Based on past tendencies, Pittman may return to an ex, so to speak, to replace Odom. He brought strength and conditioning coach Jamil Walker with him from Georgia back before the 2020 season. And even though Walker was fired the day after Arkansas’ season finale against MIssouri this year, other reports have Pittman hiring Ben Sowders, a current Louisville assistant who worked with Walker and Pittman on the Bulldogs staff when they were both in Athens, too.
But let’s take the approach that athletic department administrators do when they are seek a new head coach and look at prospects nationwide. Below are the three most interesting unofficial candidates, in my opinion, to replace Odom.
Intriguing Candidates for Next Arkansas Defensive Coordinator
Option 1: Charlie Strong
Shocker, isn’t it? The Miami (FL) co-defensive coordinator and linebackers coach is a Batesville native who has 22 years of experience with schools in the SEC. Or 25 if one wants to include Texas, a future member of the league. It’s almost a given that Pittman, who has 12 years of SEC experience, has crossed paths with Strong at some point over the last two or three decades.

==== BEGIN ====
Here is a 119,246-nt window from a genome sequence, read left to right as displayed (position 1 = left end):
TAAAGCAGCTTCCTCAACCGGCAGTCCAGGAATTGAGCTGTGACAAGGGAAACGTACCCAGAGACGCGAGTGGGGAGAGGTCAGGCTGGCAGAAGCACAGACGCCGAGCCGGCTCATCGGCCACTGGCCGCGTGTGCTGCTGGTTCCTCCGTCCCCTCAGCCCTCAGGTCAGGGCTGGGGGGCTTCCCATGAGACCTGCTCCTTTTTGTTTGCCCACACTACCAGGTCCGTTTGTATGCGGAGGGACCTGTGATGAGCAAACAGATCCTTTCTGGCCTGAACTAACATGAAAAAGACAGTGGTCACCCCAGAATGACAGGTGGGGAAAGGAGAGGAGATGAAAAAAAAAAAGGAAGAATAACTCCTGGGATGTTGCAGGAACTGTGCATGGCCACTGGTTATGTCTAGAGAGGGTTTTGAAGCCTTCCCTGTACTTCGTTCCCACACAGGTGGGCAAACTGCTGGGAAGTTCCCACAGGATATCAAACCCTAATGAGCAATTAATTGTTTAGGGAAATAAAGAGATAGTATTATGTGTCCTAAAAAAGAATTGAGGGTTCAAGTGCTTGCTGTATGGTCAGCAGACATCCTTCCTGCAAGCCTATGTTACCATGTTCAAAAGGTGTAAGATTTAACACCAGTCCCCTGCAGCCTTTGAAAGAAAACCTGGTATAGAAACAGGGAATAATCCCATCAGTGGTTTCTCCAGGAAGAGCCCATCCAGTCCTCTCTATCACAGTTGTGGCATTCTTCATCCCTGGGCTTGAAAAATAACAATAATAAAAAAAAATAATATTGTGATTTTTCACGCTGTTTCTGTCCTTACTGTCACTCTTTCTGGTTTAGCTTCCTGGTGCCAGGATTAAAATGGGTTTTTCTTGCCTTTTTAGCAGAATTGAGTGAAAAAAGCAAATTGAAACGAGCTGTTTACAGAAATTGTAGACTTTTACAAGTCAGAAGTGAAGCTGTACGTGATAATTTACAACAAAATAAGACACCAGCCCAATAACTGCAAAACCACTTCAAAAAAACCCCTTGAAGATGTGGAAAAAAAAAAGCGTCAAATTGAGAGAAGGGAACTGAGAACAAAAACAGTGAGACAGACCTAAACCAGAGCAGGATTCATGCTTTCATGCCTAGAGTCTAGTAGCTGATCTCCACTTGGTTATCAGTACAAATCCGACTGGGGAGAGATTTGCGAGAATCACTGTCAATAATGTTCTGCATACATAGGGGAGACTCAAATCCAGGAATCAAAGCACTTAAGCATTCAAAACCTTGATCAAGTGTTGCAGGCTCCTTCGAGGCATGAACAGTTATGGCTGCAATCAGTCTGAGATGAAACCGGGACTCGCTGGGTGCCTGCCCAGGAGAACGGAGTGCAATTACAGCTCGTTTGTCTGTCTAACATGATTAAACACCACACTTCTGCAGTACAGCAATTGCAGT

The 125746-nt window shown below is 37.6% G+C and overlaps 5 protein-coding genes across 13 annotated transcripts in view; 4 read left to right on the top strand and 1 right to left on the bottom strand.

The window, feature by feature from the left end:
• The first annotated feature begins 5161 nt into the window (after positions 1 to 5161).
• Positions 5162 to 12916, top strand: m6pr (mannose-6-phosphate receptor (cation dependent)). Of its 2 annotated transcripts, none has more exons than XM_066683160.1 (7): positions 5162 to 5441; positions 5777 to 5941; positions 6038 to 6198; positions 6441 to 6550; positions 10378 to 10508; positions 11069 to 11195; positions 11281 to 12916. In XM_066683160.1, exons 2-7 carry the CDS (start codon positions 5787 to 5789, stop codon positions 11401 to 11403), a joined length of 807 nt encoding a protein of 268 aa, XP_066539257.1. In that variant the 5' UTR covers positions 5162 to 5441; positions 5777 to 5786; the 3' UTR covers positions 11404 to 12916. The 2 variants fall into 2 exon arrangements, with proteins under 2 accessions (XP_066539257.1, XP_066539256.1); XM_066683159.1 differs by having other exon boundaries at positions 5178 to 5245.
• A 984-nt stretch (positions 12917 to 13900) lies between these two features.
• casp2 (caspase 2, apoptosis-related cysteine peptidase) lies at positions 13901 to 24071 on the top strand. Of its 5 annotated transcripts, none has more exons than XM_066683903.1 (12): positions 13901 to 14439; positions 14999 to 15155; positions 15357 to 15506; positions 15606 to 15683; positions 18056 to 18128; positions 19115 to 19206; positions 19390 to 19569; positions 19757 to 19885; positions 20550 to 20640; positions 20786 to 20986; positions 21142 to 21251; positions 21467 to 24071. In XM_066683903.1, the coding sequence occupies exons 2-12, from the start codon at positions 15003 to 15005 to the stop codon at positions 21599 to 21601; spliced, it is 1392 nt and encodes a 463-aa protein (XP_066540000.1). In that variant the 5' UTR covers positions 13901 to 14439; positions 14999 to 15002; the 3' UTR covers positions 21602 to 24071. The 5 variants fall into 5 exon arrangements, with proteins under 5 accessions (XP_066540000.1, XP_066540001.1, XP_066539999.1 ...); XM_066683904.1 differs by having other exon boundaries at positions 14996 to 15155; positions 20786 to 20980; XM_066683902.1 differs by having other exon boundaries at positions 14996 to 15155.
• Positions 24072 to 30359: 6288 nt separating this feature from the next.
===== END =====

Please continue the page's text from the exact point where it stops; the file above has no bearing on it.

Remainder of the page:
Strong was a dynamite head coach at Louisville from 2010-13, but his head coaching gigs with the Longhorns and at South Florida left things to be desired. When USF let him go, Strong spent a year with Nick Saban at Alabama as an analyst, a year with Jacksonville in the NFL and then this last year at Miami. But Strong made his hay at South Carolina and Florida serving as a defensive coordinator for some of the strongest oppositions in the sport in the 2000s.